Finally, we have systematically investigated a series of W − M co-doping D022-Al3Ti (M = C, Si, Ge, Sn and Pb) intermetallics using first-principles calculation method. The site preference of W in pure D022-Al3Ti was first studied, it shows W (a d element) has a clear preference to substitute Al1 (a sp element) site due to the strong crystal field. Then, we confirmed the [(Al23W)Ti8] system is conductive to the subsequent doping of M-atom. Meanwhile, a M substitution of Ti reduces the stability of [(Al23W)Ti8], which might benefit the intercalation and deintercalation of Al-ion during charge-discharge cycling in rechargeable Al-battery. The two possible Al vacancies were also investigated. In comparison to the vacancy formation energies of Li-ion in Li3N19 (−0.14 ~ 0.52 eV), the Al vacancies in W − M co-doped Al3Ti have much lower formation energies, therefore, high Al diffusivity is expected.

The DOS of W − M co-doping Al3Ti with an Al vacancy at the V1 site were investigated. The results show the pseudogap migrates towards the Fermi level from far above, indicating a tendency to transform into ductile L12-like structure. By analyzing the partial DOS around the pseudogap, we found that W and Pb have almost independent contributions to the transition, thus, W mainly influents d2 x−y and d2 z while Pb have a strong effect on dxy, dxz and dyz. It shows the crystal splitting effect on the 3d orbitals plays a decisive role not only on the formation but also the transformation of pseudogap. Therefore, this study contributes to the formation of a new field in physics to design mechanical properties from electronic structures via vacancy optimization.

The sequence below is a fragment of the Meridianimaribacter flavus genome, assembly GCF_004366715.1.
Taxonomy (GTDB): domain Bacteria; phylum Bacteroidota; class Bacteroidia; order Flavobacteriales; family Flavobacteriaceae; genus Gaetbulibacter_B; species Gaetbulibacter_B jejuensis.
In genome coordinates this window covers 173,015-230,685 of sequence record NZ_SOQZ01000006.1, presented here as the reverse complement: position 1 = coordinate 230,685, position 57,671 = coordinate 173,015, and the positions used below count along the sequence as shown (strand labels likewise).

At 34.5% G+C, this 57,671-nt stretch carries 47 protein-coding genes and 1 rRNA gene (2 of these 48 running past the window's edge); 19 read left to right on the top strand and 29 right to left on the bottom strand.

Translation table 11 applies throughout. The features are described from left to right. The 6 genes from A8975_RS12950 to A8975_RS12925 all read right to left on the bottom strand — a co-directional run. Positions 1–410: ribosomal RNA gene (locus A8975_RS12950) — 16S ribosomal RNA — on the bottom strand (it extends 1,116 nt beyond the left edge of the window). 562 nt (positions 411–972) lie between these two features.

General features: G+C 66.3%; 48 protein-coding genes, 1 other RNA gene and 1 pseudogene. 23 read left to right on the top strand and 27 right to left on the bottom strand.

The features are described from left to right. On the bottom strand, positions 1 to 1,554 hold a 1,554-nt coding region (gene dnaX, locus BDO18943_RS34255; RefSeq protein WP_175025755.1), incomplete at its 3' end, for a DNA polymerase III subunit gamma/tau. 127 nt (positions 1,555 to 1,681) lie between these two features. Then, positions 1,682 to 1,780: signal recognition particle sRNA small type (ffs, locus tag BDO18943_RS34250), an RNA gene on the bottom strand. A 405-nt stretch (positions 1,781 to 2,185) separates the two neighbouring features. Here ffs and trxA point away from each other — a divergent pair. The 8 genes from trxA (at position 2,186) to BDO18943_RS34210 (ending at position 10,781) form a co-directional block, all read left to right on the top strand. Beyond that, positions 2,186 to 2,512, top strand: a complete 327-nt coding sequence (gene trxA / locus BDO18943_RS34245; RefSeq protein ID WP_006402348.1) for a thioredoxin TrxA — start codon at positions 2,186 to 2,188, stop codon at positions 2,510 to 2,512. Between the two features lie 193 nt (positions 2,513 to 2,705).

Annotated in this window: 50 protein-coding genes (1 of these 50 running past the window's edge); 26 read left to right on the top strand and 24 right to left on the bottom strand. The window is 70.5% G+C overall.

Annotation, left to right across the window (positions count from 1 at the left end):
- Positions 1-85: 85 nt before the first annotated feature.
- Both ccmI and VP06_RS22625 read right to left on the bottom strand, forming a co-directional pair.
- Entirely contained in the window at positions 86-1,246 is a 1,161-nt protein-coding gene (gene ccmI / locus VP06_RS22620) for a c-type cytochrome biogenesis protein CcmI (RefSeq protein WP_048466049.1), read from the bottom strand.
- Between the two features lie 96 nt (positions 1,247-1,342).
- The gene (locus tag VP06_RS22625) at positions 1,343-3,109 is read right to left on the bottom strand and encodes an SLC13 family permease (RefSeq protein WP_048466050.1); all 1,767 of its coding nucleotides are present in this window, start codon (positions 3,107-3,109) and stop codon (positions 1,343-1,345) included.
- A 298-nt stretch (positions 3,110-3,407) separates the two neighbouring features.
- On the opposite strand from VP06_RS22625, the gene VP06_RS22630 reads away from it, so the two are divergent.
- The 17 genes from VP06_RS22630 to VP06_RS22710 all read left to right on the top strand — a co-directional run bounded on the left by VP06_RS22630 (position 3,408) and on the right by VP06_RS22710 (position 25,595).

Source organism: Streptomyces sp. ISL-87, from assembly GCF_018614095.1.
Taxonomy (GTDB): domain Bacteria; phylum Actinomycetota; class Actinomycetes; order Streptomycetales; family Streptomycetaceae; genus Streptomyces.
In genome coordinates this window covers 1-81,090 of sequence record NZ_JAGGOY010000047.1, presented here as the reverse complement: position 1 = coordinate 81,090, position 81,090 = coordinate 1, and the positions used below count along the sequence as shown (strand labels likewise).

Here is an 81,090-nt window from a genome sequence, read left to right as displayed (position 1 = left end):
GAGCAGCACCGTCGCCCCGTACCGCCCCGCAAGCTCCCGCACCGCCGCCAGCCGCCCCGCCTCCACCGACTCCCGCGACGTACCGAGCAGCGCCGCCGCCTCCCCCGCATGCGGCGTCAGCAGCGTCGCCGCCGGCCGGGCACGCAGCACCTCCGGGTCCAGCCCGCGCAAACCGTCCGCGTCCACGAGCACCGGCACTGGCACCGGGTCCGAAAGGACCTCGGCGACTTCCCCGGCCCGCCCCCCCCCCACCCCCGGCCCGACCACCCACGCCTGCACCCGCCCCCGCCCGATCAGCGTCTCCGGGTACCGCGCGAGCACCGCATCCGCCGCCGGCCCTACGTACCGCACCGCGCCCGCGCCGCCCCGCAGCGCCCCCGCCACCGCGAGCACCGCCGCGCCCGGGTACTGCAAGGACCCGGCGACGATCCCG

Methods

Calculations were carried out within the framework of density functional theory (DFT)20, using the projector-augmented wave (PAW) method21 and the Perdew-Burke-Ernserhof (PBE)22 for the exchange-correlation energy functional, via the Vienna ab initio Simulation Package (VASP)23. We first calculated the equilibrium lattice parameters of the Al3Ti using plane-wave cutoff energy of 340 eV and a 7 × 7 × 7 k-point mesh in the Monkhorst-Pack scheme13 by using the 2 × 2 × 1 supercell including 32 atoms. In all calculations, self-consistency was achieved with a tolerance in the total energy of 0.01 meV, and the atom were relaxed until the forces were less than 0.01 eV/Å. The crystal structures were fully optimized by independently modifying lattice parameters and internal atomic coordinates.


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Acknowledgements

The authors acknowledge the computational resources from the National Supercomputing Center in Tianjin (TH-1A system). P. Wu’s work on mechanical modeling is partially supported by the National Research Foundation, Prime Minister’s Office, Singapore, under its Marine Science Research & Development Programme (Award Number MSRDP-P28).

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Affiliations

  1. School of Materials Science and Engineering, Tsinghua University, Beijing, 100084, P. R. China

    • Mingke Zhu
    •  & Ben Xu
  2. Graduate School at Shenzhen, Tsinghua University, Shenzhen, 518055, P. R. China

    • Mingke Zhu
    •  & Qiulin Li
  3. Singapore University of Technology and Design, 487372, Singapore, Singapore

    • Ping Wu

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Contributions

M.K.Z., P.W., X.B. and Q.L.L. designed and coordinated the overall study. M.K.Z. and P.W. wrote the manuscript. Z.M.K. performed theoretical calculations with the help from P.W., X.B. and Q.L.L. All contributed to the discussions of the results.

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The authors declare that they have no competing interests.

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Correspondence to Ping Wu or Qiulin Li.

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https://doi.org/10.1038/s41598-017-14398-6